Preference #3: Chest band optional? I don't know if such a thing exists - an accurate, flexible HRM that does not involve a chest band? The Polar FT7 has a chest band, and my friend doesn't mind it. I can see myself being annoyed by it but it certainly isn't a deal-breaker.

Thanks, Mefis!
posted by Elly Vortex to Health & Fitness (15 answers total) 14 users marked this as a favorite
The heart monitors on exercise machines are notoriously unreliable. It's not surprising that different machines give you different readings, and you're right to be suspicious about that.

I don't have any advice other than that having a single tool to monitor your heart rate will give you more consistent results than using different machines' monitors. Which I think you understand from what you say in your post.
posted by dfriedman at 8:22 AM on March 21, 2012

I got the polar FT7, like your friend. HRMs with chest straps are way way more accurate and they are really not noticeable to feel.

Before I got the FT7 I had the sweet "Omron" one you can find on Amazon which is a) dirt cheap and b) pretty accurate. It doesn't tell you averages, or totals but just reflects your heart rate at the current moment. It's a nice starter one.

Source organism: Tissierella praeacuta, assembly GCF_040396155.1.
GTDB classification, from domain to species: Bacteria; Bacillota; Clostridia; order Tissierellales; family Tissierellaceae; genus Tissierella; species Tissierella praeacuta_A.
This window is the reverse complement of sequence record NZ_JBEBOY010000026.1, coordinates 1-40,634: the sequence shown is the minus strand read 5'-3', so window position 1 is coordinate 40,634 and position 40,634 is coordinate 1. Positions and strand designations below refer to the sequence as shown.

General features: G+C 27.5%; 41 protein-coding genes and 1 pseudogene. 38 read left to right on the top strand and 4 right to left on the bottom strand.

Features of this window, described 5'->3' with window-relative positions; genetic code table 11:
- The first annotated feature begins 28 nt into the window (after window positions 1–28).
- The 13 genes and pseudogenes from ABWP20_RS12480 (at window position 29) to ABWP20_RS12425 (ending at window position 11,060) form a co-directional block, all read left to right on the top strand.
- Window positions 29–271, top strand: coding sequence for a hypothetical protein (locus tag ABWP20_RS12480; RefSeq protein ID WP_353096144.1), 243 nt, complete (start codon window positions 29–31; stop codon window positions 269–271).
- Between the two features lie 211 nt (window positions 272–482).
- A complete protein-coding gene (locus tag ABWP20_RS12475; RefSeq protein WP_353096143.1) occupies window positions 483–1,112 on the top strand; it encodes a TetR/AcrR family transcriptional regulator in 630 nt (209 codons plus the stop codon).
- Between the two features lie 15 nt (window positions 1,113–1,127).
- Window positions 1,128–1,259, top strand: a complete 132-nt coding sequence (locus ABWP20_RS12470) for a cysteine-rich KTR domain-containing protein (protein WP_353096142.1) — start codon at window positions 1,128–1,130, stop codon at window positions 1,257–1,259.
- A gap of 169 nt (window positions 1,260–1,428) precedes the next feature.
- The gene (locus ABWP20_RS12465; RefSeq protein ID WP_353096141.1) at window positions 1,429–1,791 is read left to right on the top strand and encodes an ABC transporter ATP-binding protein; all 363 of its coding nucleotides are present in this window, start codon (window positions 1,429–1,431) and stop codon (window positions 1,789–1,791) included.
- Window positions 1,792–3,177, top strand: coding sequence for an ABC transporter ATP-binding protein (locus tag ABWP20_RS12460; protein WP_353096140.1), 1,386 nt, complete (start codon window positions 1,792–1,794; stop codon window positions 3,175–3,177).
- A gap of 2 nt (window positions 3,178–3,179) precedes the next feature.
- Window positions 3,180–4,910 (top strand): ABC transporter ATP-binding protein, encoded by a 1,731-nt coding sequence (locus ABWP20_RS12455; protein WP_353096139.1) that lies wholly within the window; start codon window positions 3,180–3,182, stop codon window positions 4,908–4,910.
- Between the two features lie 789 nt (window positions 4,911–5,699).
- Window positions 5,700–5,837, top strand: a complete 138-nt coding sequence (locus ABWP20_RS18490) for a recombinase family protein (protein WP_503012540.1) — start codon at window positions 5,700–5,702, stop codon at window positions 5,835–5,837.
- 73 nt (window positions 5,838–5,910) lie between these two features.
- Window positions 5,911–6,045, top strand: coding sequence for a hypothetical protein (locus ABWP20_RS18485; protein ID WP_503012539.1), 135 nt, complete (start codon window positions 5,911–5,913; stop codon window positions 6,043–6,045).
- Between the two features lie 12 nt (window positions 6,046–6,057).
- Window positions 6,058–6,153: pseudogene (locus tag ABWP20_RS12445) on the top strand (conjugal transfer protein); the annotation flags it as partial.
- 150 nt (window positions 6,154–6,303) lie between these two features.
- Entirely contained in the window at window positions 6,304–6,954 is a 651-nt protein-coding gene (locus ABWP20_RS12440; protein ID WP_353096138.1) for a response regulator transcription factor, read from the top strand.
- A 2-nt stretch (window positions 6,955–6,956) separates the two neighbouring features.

But really, the FT7 is great and you won't notice the chest strap.
posted by hepta at 8:24 AM on March 21, 2012

The chest band is what makes an HRM accurate - and the lack of chest band is why the exercise machine meters don't really work.

Really, any plain Jane heart rate monitor with a chest band will be fine: Polar makes some fine heart rate monitors; their cheapest model would work for you and will cost a lot less than $150.
posted by ssg at 8:54 AM on March 21, 2012 [1 favorite]